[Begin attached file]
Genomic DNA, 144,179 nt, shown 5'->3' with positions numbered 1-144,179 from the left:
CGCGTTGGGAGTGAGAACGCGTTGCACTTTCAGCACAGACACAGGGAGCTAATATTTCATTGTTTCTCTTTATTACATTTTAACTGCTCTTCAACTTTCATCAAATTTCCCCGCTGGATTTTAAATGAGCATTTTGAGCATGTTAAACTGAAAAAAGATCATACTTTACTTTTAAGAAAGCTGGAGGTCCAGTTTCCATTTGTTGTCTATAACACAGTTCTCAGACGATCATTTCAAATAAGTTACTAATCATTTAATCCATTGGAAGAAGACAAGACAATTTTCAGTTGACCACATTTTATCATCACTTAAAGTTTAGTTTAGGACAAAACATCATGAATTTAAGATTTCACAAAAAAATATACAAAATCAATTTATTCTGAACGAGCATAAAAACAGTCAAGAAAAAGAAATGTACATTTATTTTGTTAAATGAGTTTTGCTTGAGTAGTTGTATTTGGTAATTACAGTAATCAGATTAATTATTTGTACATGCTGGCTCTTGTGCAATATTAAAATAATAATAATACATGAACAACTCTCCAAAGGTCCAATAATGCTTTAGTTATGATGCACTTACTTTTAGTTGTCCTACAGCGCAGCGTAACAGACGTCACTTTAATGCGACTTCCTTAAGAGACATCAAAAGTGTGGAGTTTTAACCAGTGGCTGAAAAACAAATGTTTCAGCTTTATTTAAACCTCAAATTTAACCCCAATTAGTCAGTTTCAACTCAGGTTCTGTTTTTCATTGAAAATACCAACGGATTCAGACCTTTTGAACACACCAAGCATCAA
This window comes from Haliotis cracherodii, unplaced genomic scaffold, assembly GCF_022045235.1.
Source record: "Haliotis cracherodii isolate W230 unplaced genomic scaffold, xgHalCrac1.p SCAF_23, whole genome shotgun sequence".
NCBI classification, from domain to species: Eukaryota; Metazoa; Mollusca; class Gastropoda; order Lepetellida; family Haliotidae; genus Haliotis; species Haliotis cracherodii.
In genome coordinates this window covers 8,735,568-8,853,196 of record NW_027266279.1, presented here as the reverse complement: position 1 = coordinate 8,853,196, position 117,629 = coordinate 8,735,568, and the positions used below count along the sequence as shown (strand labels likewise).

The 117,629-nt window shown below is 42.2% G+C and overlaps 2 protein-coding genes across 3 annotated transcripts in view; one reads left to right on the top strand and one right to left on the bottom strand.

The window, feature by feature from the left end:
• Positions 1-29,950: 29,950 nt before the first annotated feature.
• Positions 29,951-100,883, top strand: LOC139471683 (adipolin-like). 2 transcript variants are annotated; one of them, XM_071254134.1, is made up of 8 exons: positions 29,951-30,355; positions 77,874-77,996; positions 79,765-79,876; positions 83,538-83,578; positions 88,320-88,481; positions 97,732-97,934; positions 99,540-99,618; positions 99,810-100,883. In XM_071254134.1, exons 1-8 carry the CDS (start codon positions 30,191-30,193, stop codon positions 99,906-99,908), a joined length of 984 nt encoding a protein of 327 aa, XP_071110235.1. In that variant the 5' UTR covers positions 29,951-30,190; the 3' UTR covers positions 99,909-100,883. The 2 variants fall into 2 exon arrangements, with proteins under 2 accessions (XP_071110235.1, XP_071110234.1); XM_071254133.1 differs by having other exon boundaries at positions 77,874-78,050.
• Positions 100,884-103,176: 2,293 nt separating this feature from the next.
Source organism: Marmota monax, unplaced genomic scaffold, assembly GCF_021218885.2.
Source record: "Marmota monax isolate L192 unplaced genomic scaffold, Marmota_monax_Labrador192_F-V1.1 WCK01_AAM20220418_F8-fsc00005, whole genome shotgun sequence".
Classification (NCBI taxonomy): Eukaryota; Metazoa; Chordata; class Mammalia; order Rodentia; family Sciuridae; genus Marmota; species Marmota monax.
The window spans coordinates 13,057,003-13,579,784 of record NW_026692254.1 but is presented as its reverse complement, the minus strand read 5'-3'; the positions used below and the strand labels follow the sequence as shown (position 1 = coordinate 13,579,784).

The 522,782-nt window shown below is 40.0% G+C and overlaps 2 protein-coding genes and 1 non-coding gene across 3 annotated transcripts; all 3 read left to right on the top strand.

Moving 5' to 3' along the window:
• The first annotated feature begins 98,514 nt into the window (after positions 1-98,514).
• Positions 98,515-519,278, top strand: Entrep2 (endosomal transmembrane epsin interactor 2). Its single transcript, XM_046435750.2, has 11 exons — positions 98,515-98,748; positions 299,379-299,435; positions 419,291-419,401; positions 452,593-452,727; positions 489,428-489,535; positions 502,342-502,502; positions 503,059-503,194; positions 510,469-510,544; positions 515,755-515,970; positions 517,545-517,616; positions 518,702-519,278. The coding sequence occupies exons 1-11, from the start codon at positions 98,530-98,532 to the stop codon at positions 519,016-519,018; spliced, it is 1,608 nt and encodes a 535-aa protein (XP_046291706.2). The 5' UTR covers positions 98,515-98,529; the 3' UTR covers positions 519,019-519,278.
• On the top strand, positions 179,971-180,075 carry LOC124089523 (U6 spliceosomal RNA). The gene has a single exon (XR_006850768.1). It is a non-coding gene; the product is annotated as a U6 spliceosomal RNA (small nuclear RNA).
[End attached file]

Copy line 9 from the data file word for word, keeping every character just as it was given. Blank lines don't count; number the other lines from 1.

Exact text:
• Positions 1-29,950: 29,950 nt before the first annotated feature.